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The Rise of Algorithmic Trading In The Power Sector

Rajiv Gogna, Partner, Lane Clark & Peacock

The use of algorithmic trading in the power sector has been steadily increasing over recent years and, as more data is made available to inform decision making, this is only set to grow. This approach has taken longer to establish in power than other sectors due to disparate and unfriendly data over different platforms. This has meant it has been difficult to create efficient algorithms and train them, so power trading has historically been reserved for human traders. However, recent improvements in data availability have meant that algorithmic trading is now taking off in the power market.

There are a number of electricity markets where algorithmic trading can be effective, one of the largest being the within-day market. High levels of liquidity, a large number of interdependent factors, and a tendency for volatile prices make this a prime market for algorithmically driven strategies. If the wind suddenly blows more, or a power station develops a fault, this can cause a significant price change and present opportunities that can drive a business case. These volatile swings are only set to grow as we see increasing levels of renewable generation on the system on the route to net zero.

The most volatile of prices available is known as the ‘cashout’ price, which shows a much greater spread than the day-ahead price (see below). The cashout price represents the cost of balancing the system in a given half-hour. For example, if the wind blows less than expected, National Grid must turn other units up to compensate. In times of severe imbalance, units are likely to set high prices to be turned up knowing that they will be needed. The cost of these actions is then reflected in the cashout price and is charged back to those units that caused or helped the imbalance in the first place. For units that were ‘short’ in this situation, i.e. they generated less than expected, they will be charged the high cashout price. For units that were ‘long’ and generated too much, they actually helped the net imbalance problem, so will be paid this lucrative price.

So if you are able to predict the direction of the system and the cashout price, you can position yourself to benefit from particularly high or low prices.

  If you are able to predict the direction of the system and the cashout price, you can position yourself to benefit from particularly high or low prices​ 

In order to provide traders with the information they need to trade the intraday market effectively, LCP built Enact. Enact cleans data from a huge range of sources and brings it into one single platform. Moreover, Enact provides forecasts for demand, wind, Net Imbalance Volume (NIV), and cashout prices to help algorithmic trading. To do this we developed a cutting-edge proprietary algorithm to forecast the NIV of the system for the next 6 hours, on a real-time basis. Rather than rolling forward the errors in the published NIV forecasts (a so-called ‘top-down’ approach), we derive imbalance fundamentally as a combination of every factor affecting it, e.g. wind level, demand, plant outages (a ‘bottom-up’ approach). Certain aspects of this forecast can be modeled through machine learning techniques while others require expert knowledge of the domain to understand issues around minimum run times, plant outages, etc. As this calculation is live, if any market movements occur (e.g. a plant declares an engine is faulty, a European interconnector begins importing, the solar forecast changes, etc) our view of imbalance will update. The result is a forecast that is 74% accurate in predicting system direction 30 minutes ahead of delivery. When combined with our cashout price forecast this allows algorithms to make decisions based on this information.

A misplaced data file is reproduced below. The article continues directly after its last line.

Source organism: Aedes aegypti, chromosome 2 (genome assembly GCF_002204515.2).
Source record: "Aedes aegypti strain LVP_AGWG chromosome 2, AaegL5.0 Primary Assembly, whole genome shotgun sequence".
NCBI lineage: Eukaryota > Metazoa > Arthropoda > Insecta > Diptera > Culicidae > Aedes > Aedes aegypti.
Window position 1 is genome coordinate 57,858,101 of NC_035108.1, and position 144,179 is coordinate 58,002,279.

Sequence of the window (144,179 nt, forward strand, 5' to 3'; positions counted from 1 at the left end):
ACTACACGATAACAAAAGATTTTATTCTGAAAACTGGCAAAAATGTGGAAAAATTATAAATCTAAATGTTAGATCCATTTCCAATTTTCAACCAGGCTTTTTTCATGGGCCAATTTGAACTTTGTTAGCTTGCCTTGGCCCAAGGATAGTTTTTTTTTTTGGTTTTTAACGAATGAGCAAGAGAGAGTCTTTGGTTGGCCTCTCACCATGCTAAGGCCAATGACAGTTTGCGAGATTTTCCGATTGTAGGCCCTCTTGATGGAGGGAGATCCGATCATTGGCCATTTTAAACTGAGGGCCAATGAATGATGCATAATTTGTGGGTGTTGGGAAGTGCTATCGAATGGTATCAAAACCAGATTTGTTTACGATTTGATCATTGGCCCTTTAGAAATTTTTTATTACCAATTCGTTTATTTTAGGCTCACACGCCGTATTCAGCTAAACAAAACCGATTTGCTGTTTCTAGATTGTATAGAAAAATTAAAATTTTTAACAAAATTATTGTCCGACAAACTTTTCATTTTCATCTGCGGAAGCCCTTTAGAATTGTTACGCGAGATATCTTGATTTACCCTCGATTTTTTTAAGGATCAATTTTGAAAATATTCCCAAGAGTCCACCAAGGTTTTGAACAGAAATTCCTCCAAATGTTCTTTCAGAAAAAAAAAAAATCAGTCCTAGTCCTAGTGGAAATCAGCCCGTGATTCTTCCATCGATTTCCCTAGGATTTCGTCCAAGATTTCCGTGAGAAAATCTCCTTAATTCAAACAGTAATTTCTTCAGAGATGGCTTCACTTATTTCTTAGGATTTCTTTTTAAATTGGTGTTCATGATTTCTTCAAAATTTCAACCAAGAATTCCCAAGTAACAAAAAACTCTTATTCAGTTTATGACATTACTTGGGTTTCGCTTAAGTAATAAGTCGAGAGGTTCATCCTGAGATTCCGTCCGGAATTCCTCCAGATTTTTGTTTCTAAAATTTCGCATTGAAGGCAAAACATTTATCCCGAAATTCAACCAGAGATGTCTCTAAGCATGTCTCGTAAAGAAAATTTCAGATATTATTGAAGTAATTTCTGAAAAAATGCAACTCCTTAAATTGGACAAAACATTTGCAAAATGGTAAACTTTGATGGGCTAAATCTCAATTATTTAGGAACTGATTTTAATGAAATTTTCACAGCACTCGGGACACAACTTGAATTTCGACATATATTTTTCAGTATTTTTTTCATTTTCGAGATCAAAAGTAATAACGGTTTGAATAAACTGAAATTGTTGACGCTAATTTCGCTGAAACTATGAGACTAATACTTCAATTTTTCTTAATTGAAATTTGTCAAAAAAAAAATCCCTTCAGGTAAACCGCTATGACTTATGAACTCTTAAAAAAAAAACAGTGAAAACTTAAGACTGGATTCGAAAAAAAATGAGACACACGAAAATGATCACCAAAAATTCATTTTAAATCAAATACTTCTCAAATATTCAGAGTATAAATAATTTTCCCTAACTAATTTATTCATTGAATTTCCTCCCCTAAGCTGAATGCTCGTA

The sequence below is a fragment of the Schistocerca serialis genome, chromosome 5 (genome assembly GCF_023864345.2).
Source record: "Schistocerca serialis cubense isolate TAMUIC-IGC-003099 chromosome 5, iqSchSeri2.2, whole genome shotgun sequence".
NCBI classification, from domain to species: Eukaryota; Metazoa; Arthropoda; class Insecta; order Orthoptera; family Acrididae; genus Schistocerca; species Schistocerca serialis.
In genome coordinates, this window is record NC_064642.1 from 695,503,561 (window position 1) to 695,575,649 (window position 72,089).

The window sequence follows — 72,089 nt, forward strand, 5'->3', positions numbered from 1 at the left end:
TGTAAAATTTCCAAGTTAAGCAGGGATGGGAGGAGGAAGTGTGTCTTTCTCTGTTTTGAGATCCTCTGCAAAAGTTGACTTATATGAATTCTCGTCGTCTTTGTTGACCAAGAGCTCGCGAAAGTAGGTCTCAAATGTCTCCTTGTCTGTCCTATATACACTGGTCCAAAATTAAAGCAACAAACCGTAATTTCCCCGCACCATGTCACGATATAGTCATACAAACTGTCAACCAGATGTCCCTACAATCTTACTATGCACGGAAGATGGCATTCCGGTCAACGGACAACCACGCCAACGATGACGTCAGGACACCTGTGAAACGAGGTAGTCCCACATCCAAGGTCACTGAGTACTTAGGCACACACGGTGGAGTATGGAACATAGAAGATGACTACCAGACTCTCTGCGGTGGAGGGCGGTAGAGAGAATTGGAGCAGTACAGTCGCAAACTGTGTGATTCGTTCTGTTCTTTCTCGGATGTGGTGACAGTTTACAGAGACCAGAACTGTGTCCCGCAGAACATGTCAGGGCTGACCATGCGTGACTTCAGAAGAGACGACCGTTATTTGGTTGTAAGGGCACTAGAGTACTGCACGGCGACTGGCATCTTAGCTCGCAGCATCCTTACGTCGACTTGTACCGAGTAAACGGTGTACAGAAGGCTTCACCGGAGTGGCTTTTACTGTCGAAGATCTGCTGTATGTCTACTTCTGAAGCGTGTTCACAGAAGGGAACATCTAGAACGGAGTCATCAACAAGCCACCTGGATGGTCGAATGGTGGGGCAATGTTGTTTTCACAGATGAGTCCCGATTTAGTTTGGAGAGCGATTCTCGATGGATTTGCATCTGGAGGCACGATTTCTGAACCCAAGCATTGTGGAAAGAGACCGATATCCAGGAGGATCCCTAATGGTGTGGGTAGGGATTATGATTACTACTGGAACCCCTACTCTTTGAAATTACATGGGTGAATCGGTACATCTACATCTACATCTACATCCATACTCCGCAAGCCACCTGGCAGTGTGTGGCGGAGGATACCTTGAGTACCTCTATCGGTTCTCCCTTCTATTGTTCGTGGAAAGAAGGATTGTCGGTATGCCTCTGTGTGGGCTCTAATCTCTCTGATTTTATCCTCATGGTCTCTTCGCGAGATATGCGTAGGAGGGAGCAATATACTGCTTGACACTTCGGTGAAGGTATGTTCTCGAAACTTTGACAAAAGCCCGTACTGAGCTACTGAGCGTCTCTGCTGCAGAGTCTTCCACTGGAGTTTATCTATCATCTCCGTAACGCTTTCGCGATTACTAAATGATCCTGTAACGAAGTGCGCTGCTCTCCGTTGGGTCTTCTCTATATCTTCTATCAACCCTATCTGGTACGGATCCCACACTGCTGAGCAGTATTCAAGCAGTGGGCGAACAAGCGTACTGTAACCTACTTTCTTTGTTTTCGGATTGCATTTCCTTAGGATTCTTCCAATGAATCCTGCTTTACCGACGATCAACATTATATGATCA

To demonstrate this, we built a trading bot to test the accuracy of our NIV and cashout price forecasts in real-time, by comparing our cashout price forecast against the price being traded on the EPEX intraday market 30 minutes before delivery. The bot chooses to simulate a buy or sell action of 1MWh and then rebalance through cashout when the period closes. The bot makes a profit when it correctly predicts which direction it should position itself (long or short), and makes a loss if it makes an incorrect decision. LCP’s trading bot has consistently made an overall profit since it was launched earlier this year. In October 2020 it made a profit of £1.53/MWh by simulating 1200 separate trades. The charts below show this profit cumulatively over each trade and the distribution of profits made on each trade.

With substantial opportunities already available through algorithmic trading, an increase in the number of participants looking to enhance their business cases through efficient trading and the quality of data sources improving all the time, we expect to see the use of algorithmic trading to continue to grow.

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